Dryden doctor prescribes potential solutions for physician shortage
Dryden family physician Dr. Stephen Viherjoki says a long term solution to the doctor shortage in the North involves finding more people like him.
Viherjoki, the chair of the northwest district for the Ontario Medical Association, said his connection to the area runs deep having grown up in Thunder Bay having his family come from the Northwest.
“I have never wanted to leave the region,” he said. “I am an avid hunter and fisherman.”
He said the group practice in Dryden appealed to him when he was looking for work 15 years ago and he wanted to raise his family in the community, which he described as safe and welcoming with beautiful surroundings.
“Even my first home in Dryden, I was overlooking the lake. It's really the place I want to be,” he said. “I really feel privileged to be able to work here and I wouldn't change it if I could.”
Viherjoki said as a rural doctor, the breadth of practice is very wide. Along with his practice, he also serves as chief of the emergency services at the Dryden Regional Health Centre and as the regional chief medical information officer for the Thunder Bay Regional Health Science Centre.
Viherjoki gave a presentation with his counterpart for the Northeast district, Dr. Stephen Cooper, at the provincial pre-budget consultation hearing in Sault Ste. Marie last week.
They presented suggestions which could immediately address the shortage of doctors, long wait times and pressures on hospitals. For a longer-term solution, Viherjoki said the key to retaining doctors is training or finding ones who have connections to the region.
“We've learned in the past, for instance when I was first coming into the region [15 years ago], there were a lot of a previous generation of international medical graduates here,” he said.
“They came for large signing bonuses and confirmation of their license, meaning if they worked in an underserviced area for two years, they were basically granted an unrestricted Canadian license or Ontario license and they could work where they wanted. Their obligation was over.”
Viherjoki said the people who came were excellent doctors, but they really had no connection to the community and came from places where there was no local community for them.
“We've learned from experience that people who grew up in the region or who have other strong ties such as spouses or close family or they have a family cabin here, people who have a strong love of outdoors, so fishing or hunting or those types of things they tend to do better,” he said.
"Pure signing bonuses don't work, he said.
“Money gets people in the door, but it does not get people to stay,” he said.
Viherjoki said an aging physician workforce makes the situation worse.
“Compared to June 2021, our need for family physicians has gone up like 10 per cent,” he said. “Even with [the Northern Ontario School of Medicine graduating doctors] and those students staying in the region, we're still worse off than we were before.”
Viherjoki said nothing is surprising about the situation and the consequences were expected considering the policies from the 1990s which froze and reduced medical school enrolments, and that physicians who are baby boomers are retiring.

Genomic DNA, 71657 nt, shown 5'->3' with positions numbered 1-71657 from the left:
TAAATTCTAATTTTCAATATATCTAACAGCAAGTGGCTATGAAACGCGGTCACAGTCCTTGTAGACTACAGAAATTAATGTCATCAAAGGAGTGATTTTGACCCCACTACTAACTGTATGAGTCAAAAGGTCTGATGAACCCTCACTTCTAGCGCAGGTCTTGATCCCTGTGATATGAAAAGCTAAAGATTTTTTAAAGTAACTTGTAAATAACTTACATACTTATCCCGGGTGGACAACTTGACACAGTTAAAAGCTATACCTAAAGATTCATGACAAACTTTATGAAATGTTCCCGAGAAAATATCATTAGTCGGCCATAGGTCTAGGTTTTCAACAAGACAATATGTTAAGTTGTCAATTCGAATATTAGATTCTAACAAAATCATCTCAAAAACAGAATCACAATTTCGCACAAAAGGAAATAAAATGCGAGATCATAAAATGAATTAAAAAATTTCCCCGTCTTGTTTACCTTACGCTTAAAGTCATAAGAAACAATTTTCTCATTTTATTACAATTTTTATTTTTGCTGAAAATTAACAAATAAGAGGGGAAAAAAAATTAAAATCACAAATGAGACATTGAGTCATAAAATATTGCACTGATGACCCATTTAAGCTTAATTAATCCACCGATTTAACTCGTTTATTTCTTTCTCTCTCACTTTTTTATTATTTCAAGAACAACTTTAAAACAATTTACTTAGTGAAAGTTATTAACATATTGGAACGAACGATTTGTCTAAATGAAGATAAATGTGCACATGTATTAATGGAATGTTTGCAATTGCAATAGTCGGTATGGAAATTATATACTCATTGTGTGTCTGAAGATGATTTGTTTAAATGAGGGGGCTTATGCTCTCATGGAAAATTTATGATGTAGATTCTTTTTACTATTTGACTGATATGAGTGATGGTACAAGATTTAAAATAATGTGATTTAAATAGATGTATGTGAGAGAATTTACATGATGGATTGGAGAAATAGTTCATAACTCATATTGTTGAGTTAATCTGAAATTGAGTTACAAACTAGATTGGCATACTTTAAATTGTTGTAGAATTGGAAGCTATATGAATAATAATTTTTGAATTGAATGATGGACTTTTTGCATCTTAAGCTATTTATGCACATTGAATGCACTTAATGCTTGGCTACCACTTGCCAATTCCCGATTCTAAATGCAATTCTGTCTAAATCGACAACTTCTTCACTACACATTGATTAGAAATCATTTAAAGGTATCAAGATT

“Until we get anywhere near supply equaling demand,” he said. “Until we get those 200 family physicians in the north, [and] 110 rural generalists, which is what we need right now, there's no way that people aren't going to feel under water.”
Viherjoki said what’s needed are more medical school spots, including at NOSM, and nurturing the next generation of doctors by getting students interested at an earlier age.
He said communities also need to create good experiences to the entire family and not just the doctor.
“You have to find meaningful work for spouses and good education and safe places for their children,” he said. “So, if you get a physician to come but their spouse is miserable, they're not going to stay.”
He also said doing exit interviews with doctors who leave the area is also really important to find out what’s not working.
“We've been trying to do those over the years here in Dryden,” he said. “I think that a lot of the situations people are going into are already unstable.”
Viherjoki used Rainy River as an example.
“Rainy River has an allotment of two physicians I think, which means at the end of the day, someone is on call 50 per cent of their life. If one person gets sick, now you're in a situation where you're basically on call 100 per cent of the time. That is completely unstable,” he said. “If you want to live with your family and see your kids grow up or be able to have a vacation, you can't be available 24/7 much more than once a week.”
He said the expectation of a rural physician to be available to their whole practice all the time is not realistic and probably not in anyone's best interest, which is why having more doctors is needed.
And the challenge for rural communities in Southern Ontario is still not the same as in the North, he said.
“The differences in those communities, your neighbouring hospital might only be 30 minutes or 40 minutes away or might be right next door and [there are] walk-in clinics available just about everywhere,” he said.
“If you live in Dryden, there's nothing available. You're either in the emergency room or you're in an emergency room in a different town because there [are] no walk-ins outside of Thunder Bay and Thunder Bay is swamped.”
Eric Shih, Local Journalism Initiative Reporter, Thunder Bay Source